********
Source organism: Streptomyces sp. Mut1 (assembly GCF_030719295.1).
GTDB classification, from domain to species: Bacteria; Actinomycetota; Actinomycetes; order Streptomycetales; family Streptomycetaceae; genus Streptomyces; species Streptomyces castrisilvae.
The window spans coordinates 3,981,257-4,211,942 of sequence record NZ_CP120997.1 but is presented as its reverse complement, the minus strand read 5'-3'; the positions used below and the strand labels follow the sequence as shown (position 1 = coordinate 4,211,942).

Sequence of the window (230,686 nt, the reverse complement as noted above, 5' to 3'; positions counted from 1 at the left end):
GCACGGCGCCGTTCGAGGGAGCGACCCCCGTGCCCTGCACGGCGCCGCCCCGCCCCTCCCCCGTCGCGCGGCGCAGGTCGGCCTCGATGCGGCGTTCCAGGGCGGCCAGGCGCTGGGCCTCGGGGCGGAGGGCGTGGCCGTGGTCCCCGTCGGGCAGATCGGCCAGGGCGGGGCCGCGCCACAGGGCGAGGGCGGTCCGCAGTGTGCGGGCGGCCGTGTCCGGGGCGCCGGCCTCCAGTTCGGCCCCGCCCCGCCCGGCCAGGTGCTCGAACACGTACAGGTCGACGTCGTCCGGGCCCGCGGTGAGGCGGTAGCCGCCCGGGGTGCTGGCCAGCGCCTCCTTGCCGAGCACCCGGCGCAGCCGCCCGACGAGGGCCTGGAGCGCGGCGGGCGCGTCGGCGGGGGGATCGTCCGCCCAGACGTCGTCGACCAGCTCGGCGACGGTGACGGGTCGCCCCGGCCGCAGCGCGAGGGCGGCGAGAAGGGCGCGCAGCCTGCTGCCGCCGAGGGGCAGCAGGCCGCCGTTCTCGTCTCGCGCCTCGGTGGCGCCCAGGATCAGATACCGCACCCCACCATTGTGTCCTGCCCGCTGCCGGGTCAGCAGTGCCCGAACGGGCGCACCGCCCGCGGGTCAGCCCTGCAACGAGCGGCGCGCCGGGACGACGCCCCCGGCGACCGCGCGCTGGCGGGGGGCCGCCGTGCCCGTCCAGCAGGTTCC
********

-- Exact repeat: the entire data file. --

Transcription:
Source organism: Streptomyces sp. Mut1 (assembly GCF_030719295.1).
GTDB classification, from domain to species: Bacteria; Actinomycetota; Actinomycetes; order Streptomycetales; family Streptomycetaceae; genus Streptomyces; species Streptomyces castrisilvae.
The window spans coordinates 3,981,257-4,211,942 of sequence record NZ_CP120997.1 but is presented as its reverse complement, the minus strand read 5'-3'; the positions used below and the strand labels follow the sequence as shown (position 1 = coordinate 4,211,942).

Sequence of the window (230,686 nt, the reverse complement as noted above, 5' to 3'; positions counted from 1 at the left end):
GCACGGCGCCGTTCGAGGGAGCGACCCCCGTGCCCTGCACGGCGCCGCCCCGCCCCTCCCCCGTCGCGCGGCGCAGGTCGGCCTCGATGCGGCGTTCCAGGGCGGCCAGGCGCTGGGCCTCGGGGCGGAGGGCGTGGCCGTGGTCCCCGTCGGGCAGATCGGCCAGGGCGGGGCCGCGCCACAGGGCGAGGGCGGTCCGCAGTGTGCGGGCGGCCGTGTCCGGGGCGCCGGCCTCCAGTTCGGCCCCGCCCCGCCCGGCCAGGTGCTCGAACACGTACAGGTCGACGTCGTCCGGGCCCGCGGTGAGGCGGTAGCCGCCCGGGGTGCTGGCCAGCGCCTCCTTGCCGAGCACCCGGCGCAGCCGCCCGACGAGGGCCTGGAGCGCGGCGGGCGCGTCGGCGGGGGGATCGTCCGCCCAGACGTCGTCGACCAGCTCGGCGACGGTGACGGGTCGCCCCGGCCGCAGCGCGAGGGCGGCGAGAAGGGCGCGCAGCCTGCTGCCGCCGAGGGGCAGCAGGCCGCCGTTCTCGTCTCGCGCCTCGGTGGCGCCCAGGATCAGATACCGCACCCCACCATTGTGTCCTGCCCGCTGCCGGGTCAGCAGTGCCCGAACGGGCGCACCGCCCGCGGGTCAGCCCTGCAACGAGCGGCGCGCCGGGACGACGCCCCCGGCGACCGCGCGCTGGCGGGGGGCCGCCGTGCCCGTCCAGCAGGTTCC